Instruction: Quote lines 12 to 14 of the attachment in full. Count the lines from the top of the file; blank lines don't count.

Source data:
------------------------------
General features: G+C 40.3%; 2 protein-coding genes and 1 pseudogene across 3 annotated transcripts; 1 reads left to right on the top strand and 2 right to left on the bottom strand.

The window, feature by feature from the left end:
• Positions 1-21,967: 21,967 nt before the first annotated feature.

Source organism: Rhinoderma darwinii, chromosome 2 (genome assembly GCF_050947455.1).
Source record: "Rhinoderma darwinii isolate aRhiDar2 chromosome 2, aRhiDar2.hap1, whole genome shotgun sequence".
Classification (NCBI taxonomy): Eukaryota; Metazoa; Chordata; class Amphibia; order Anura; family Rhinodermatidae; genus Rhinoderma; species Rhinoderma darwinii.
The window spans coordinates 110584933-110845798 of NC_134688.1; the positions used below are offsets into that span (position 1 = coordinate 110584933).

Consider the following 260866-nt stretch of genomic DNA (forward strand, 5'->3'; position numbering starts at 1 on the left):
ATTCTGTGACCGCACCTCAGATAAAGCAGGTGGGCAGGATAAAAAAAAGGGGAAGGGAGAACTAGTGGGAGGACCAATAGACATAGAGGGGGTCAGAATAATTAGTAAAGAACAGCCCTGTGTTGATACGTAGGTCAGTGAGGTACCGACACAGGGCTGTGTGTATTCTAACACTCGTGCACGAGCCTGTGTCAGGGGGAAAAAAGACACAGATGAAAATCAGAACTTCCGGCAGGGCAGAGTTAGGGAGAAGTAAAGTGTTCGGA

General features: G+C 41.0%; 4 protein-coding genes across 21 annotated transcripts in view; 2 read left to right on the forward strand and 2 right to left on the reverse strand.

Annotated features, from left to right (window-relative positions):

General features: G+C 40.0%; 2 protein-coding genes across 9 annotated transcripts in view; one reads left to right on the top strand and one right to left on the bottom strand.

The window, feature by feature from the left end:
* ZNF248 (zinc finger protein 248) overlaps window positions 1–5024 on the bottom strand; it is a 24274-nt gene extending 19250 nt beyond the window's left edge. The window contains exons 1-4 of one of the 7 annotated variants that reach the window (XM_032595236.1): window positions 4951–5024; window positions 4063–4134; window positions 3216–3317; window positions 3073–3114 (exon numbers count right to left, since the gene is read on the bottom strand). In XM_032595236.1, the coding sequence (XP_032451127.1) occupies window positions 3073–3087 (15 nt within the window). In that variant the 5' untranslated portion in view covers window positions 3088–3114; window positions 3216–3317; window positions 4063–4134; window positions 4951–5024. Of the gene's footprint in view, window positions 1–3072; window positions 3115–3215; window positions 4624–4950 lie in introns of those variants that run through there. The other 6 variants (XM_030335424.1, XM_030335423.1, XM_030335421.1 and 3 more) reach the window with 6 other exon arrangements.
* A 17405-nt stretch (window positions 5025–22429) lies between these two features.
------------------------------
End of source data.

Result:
General features: G+C 40.0%; 2 protein-coding genes across 9 annotated transcripts in view; one reads left to right on the top strand and one right to left on the bottom strand.

The window, feature by feature from the left end:
* ZNF248 (zinc finger protein 248) overlaps window positions 1–5024 on the bottom strand; it is a 24274-nt gene extending 19250 nt beyond the window's left edge. The window contains exons 1-4 of one of the 7 annotated variants that reach the window (XM_032595236.1): window positions 4951–5024; window positions 4063–4134; window positions 3216–3317; window positions 3073–3114 (exon numbers count right to left, since the gene is read on the bottom strand). In XM_032595236.1, the coding sequence (XP_032451127.1) occupies window positions 3073–3087 (15 nt within the window). In that variant the 5' untranslated portion in view covers window positions 3088–3114; window positions 3216–3317; window positions 4063–4134; window positions 4951–5024. Of the gene's footprint in view, window positions 1–3072; window positions 3115–3215; window positions 4624–4950 lie in introns of those variants that run through there. The other 6 variants (XM_030335424.1, XM_030335423.1, XM_030335421.1 and 3 more) reach the window with 6 other exon arrangements.